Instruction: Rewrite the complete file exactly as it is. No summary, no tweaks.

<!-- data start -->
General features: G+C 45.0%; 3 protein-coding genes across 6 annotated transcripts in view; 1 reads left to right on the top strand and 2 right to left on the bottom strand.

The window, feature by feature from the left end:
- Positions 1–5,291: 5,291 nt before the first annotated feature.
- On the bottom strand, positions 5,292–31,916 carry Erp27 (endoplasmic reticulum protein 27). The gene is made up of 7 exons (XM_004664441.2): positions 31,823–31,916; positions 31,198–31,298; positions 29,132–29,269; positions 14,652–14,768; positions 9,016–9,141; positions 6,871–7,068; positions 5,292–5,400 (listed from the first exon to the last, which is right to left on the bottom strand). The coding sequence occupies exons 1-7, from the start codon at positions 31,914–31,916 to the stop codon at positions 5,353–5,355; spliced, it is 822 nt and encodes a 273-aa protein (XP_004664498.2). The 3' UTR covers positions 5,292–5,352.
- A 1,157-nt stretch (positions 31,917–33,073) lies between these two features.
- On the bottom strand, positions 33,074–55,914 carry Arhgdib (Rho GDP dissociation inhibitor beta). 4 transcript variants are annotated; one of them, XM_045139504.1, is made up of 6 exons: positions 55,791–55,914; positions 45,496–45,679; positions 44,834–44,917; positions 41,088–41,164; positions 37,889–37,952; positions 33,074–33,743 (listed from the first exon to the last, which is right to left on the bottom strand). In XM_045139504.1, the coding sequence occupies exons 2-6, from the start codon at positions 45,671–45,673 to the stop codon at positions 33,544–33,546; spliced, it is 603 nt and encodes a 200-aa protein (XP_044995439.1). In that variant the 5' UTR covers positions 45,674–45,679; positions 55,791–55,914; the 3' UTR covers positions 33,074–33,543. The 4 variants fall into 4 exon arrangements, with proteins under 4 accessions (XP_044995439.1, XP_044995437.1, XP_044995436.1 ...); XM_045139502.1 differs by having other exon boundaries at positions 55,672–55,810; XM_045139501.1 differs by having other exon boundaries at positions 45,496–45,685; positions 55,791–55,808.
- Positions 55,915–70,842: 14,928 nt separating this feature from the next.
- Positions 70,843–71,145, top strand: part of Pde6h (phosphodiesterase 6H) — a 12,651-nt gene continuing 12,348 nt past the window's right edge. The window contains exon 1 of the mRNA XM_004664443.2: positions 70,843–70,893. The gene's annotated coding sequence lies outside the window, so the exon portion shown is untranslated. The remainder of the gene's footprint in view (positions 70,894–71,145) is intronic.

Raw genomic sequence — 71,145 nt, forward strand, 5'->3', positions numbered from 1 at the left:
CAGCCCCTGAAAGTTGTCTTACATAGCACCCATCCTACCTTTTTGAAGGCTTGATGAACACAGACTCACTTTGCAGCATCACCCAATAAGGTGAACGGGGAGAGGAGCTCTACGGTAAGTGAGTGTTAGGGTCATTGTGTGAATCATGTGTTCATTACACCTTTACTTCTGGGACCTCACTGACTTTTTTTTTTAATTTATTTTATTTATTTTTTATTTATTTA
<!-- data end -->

General features: G+C 45.0%; 3 protein-coding genes across 6 annotated transcripts in view; 1 reads left to right on the top strand and 2 right to left on the bottom strand.

The window, feature by feature from the left end:
- Positions 1–5,291: 5,291 nt before the first annotated feature.
- On the bottom strand, positions 5,292–31,916 carry Erp27 (endoplasmic reticulum protein 27). The gene is made up of 7 exons (XM_004664441.2): positions 31,823–31,916; positions 31,198–31,298; positions 29,132–29,269; positions 14,652–14,768; positions 9,016–9,141; positions 6,871–7,068; positions 5,292–5,400 (listed from the first exon to the last, which is right to left on the bottom strand). The coding sequence occupies exons 1-7, from the start codon at positions 31,914–31,916 to the stop codon at positions 5,353–5,355; spliced, it is 822 nt and encodes a 273-aa protein (XP_004664498.2). The 3' UTR covers positions 5,292–5,352.
- A 1,157-nt stretch (positions 31,917–33,073) lies between these two features.
- On the bottom strand, positions 33,074–55,914 carry Arhgdib (Rho GDP dissociation inhibitor beta). 4 transcript variants are annotated; one of them, XM_045139504.1, is made up of 6 exons: positions 55,791–55,914; positions 45,496–45,679; positions 44,834–44,917; positions 41,088–41,164; positions 37,889–37,952; positions 33,074–33,743 (listed from the first exon to the last, which is right to left on the bottom strand). In XM_045139504.1, the coding sequence occupies exons 2-6, from the start codon at positions 45,671–45,673 to the stop codon at positions 33,544–33,546; spliced, it is 603 nt and encodes a 200-aa protein (XP_044995439.1). In that variant the 5' UTR covers positions 45,674–45,679; positions 55,791–55,914; the 3' UTR covers positions 33,074–33,543. The 4 variants fall into 4 exon arrangements, with proteins under 4 accessions (XP_044995439.1, XP_044995437.1, XP_044995436.1 ...); XM_045139502.1 differs by having other exon boundaries at positions 55,672–55,810; XM_045139501.1 differs by having other exon boundaries at positions 45,496–45,685; positions 55,791–55,808.
- Positions 55,915–70,842: 14,928 nt separating this feature from the next.
- Positions 70,843–71,145, top strand: part of Pde6h (phosphodiesterase 6H) — a 12,651-nt gene continuing 12,348 nt past the window's right edge. The window contains exon 1 of the mRNA XM_004664443.2: positions 70,843–70,893. The gene's annotated coding sequence lies outside the window, so the exon portion shown is untranslated. The remainder of the gene's footprint in view (positions 70,894–71,145) is intronic.

Raw genomic sequence — 71,145 nt, forward strand, 5'->3', positions numbered from 1 at the left:
CAGCCCCTGAAAGTTGTCTTACATAGCACCCATCCTACCTTTTTGAAGGCTTGATGAACACAGACTCACTTTGCAGCATCACCCAATAAGGTGAACGGGGAGAGGAGCTCTACGGTAAGTGAGTGTTAGGGTCATTGTGTGAATCATGTGTTCATTACACCTTTACTTCTGGGACCTCACTGACTTTTTTTTTTAATTTATTTTATTTATTTTTTATTTATTTA